Kernel modules are additional pieces of software capable of being inserted into the Linux kernel to add functionality, such as a hardware driver. Kernel modules may already be part of the Linux source tree (in-tree) or may come from an external source, such as directly from a vendor (out-of-tree).

In cases where drivers beyond those enabled by default in Clear Linux* OS are needed it may be necessary to:

Check if the module is available through Clear Linux OS

Using an existing module is significantly easier to maintain and retains signature verification of the Clear Linux OS kernel. For more information on Clear Linux OS security practices, see the OS Security page.

Clear Linux OS comes with many upstream kernel modules available for use. If you require a kernel module, be sure to check whether it is already available in Clear Linux OS first.

You can search for kernel module file names, which end with the .ko file extension, using the swupd search command. For example: sudo swupd search ${module_name}.ko. See Use swupd search to find bundles for more information.

Request the module be added to Clear Linux OS

If the kernel module you need is already open source (e.g. in the Linux upstream) and likely to be useful to others, consider submitting a request to add or enable in the Clear Linux OS kernel.

Make enhancement requests to the Clear Linux OS distribution on GitHub .

Build and load an out-of-tree module

In some cases you may need an out-of-tree kernel module that is not available through Clear Linux OS.

You can build and load out-of-tree kernel modules, however you must:

  • disable secure boot
  • disable kernel module integrity checking
  • build the module against new versions of the Linux kernel

Note

Any time the kernel is upgraded on your Clear Linux system, you will need to rebuild your out-of-tree modules.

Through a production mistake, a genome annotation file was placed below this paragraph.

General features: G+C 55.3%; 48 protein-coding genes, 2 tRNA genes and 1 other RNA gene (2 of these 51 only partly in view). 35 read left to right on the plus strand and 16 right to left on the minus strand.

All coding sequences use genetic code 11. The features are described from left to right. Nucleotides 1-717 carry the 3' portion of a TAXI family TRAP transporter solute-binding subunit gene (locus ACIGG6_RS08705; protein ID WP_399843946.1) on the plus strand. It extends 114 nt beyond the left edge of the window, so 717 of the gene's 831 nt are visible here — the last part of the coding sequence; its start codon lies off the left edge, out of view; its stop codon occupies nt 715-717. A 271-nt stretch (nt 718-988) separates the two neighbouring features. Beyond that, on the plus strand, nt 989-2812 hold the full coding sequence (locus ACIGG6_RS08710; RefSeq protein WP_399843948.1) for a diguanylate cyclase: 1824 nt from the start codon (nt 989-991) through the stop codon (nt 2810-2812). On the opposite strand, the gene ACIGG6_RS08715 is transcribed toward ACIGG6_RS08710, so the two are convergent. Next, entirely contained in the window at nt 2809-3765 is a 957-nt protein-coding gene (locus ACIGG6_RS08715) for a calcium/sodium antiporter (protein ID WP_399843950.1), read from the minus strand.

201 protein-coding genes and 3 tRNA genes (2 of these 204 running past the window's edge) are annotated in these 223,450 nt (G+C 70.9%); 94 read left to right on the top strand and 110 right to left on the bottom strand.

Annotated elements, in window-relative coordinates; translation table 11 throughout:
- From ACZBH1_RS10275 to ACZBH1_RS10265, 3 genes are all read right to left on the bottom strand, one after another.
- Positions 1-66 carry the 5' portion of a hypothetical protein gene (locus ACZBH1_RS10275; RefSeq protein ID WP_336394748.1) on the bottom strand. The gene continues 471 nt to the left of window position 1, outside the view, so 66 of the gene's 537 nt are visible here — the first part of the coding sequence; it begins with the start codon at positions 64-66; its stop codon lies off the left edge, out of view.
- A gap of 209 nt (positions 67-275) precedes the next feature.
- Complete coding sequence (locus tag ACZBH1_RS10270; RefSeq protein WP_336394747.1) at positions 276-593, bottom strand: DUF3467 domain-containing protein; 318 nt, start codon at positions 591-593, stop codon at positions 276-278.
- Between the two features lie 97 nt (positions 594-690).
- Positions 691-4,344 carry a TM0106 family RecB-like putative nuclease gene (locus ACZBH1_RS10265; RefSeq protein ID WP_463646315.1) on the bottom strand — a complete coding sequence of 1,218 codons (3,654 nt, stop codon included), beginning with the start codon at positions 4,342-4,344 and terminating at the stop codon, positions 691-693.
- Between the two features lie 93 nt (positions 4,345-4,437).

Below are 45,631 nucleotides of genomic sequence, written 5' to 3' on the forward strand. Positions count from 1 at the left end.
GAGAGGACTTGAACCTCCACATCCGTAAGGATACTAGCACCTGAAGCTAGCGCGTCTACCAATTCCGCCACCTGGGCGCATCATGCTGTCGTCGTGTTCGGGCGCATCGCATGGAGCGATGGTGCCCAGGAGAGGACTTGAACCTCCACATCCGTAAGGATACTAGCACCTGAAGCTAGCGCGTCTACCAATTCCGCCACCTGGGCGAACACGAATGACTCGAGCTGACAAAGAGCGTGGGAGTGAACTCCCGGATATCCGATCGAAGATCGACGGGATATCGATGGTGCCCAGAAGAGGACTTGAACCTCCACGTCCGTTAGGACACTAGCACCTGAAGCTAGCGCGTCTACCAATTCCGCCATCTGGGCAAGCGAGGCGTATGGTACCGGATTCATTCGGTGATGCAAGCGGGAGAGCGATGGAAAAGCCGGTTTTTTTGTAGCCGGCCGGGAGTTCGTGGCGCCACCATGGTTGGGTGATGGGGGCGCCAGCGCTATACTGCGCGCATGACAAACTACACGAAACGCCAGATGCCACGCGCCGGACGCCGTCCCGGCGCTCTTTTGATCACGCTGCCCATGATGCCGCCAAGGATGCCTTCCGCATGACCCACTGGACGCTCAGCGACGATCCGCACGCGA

This approach works well for individual development or testing. For a more scalable and customizable approach, consider using the mixer tool to provide a custom kernel and updates.

Build kernel module

  1. From a Clear Linux OS system, ensure you are running the native kernel. Currently only the native kernel is enabled to build and load out-of-tree modules.

    $ uname -r
    4.XX.YY-ZZZZ.native
    

    Ensure .native is in the kernel name

  2. Install the linux-dev bundle to obtain the kernel headers, which are required for compiling kernel modules.

    sudo swupd bundle-add linux-dev
    
  3. Follow instructions from the kernel module source code to compile the kernel module.

Load kernel module

  1. Disable Secure Boot in your system’s UEFI settings, if you have enabled it. The loading of new out-of-tree modules modifies the signatures Secure Boot relies on for trust.

  2. Disable signature checking for the kernel by modifying the kernel boot parameters and reboot the system.

    All kernel modules from Clear Linux OS have been signed to enforce kernel security. However, out-of-tree modules break this chain of trust so this mechanism needs to be disabled.

    sudo mkdir -p /etc/kernel/cmdline.d
    echo "module.sig_unenforce" | sudo tee /etc/kernel/cmdline.d/allow-unsigned-modules.conf
    
  3. Update the boot manager and reboot the system to implement the changed kernel parameters.

    sudo clr-boot-manager update
    sudo reboot
    

    Note

    clr-boot-manager update does not return any console output if successful.

  4. After rebooting, out-of-tree modules can be manually loaded with insmod.

    sudo insmod ${path_to_module}
    

Optional: Use modprobe to specify module options and aliases

Use modprobe to load a module and set options.

Because modprobe can add or remove more than one module, due to modules having dependencies, a method of specifying what options are to be used with individual modules is useful. This can be done with configuration files under the /etc/modprobe.d directory.

sudo mkdir /etc/modprobe.d

All files underneath the /etc/modprobe.d directory that end with the .conf extension specify module options to use when loading. This can also be used to create convenient aliases for modules or they can override the normal loading behavior altogether for those with special requirements.

You can find more info on module loading in the modprobe.d manual page:

man modprobe.d

Optional: Configure kernel modules to load at boot

Use the /etc/modules-load.d configuration directory to specify kernel modules to load automatically at boot.

sudo mkdir /etc/modules-load.d

All files underneath the /etc/modules-load.d directory that end with the .conf extension contain a list of module names of aliases (one per line) to load at boot.

You can find more info on module loading in the modules-load.d manual page:

man modules-load.d